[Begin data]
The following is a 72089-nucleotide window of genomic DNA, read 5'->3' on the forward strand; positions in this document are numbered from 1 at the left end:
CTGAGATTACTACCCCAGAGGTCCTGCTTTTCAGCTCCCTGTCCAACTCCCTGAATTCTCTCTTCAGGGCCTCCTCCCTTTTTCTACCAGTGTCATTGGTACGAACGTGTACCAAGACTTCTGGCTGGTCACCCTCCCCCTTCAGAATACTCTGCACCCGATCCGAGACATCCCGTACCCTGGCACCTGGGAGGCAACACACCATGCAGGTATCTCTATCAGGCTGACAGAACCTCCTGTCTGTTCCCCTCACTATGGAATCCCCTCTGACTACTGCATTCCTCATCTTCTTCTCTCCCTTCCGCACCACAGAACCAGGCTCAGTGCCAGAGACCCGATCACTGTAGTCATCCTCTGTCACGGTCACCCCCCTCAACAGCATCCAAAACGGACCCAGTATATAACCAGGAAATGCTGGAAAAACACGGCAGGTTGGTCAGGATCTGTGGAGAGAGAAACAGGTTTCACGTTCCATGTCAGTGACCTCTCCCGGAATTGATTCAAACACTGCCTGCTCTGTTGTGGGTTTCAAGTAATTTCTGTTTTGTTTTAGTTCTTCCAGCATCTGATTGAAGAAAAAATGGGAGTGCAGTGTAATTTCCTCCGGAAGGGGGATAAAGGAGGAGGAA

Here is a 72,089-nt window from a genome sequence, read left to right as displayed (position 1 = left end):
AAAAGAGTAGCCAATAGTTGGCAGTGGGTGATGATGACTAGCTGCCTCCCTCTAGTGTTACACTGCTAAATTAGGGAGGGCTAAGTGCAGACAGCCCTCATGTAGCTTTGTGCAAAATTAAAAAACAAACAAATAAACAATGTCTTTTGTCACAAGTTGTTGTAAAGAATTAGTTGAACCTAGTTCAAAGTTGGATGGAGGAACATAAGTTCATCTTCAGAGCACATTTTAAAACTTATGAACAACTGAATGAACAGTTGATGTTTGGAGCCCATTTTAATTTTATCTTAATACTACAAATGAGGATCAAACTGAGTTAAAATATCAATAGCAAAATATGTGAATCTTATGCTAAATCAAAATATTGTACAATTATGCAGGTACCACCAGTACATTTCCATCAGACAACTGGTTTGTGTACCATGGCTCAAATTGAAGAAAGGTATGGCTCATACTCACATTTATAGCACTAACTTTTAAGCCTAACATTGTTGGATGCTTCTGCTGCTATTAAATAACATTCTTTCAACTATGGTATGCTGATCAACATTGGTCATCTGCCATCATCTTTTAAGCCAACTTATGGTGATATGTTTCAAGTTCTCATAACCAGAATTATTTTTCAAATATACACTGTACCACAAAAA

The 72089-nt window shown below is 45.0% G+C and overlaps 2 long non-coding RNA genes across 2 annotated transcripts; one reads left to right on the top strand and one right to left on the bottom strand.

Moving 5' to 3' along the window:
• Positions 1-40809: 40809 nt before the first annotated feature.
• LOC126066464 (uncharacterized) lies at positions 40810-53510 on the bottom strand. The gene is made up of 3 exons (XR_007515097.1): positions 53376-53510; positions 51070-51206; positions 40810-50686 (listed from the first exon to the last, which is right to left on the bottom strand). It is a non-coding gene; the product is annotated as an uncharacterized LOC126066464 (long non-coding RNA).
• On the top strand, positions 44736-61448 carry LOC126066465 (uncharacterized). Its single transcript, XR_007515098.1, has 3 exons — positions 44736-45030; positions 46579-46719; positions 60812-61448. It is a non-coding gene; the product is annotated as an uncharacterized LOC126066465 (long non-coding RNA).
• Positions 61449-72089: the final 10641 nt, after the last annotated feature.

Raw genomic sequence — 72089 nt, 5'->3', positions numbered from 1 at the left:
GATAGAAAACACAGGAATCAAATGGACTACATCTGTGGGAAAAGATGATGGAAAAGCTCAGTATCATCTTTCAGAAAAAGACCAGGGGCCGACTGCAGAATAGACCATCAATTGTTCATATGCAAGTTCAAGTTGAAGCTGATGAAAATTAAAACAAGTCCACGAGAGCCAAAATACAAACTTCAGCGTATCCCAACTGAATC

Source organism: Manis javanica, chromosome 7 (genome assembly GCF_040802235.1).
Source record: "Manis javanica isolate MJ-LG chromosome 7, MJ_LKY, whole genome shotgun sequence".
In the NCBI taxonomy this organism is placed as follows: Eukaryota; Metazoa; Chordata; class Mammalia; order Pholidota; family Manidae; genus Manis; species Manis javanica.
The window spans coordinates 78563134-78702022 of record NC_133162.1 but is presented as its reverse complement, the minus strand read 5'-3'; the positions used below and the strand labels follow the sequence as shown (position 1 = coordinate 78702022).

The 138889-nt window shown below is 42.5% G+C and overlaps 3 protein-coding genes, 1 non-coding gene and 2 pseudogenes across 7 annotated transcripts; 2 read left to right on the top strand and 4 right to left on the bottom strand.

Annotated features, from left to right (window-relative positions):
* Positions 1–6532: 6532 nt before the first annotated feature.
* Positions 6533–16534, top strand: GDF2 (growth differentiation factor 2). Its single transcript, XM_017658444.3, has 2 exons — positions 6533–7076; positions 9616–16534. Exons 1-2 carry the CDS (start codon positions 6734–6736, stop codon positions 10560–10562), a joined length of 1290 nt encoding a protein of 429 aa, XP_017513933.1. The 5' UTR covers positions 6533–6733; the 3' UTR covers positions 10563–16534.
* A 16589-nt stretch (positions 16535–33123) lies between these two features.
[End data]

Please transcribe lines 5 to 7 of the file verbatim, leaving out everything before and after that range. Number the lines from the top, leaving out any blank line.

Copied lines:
The 72089-nt window shown below is 45.0% G+C and overlaps 2 long non-coding RNA genes across 2 annotated transcripts; one reads left to right on the top strand and one right to left on the bottom strand.

Moving 5' to 3' along the window:
• Positions 1-40809: 40809 nt before the first annotated feature.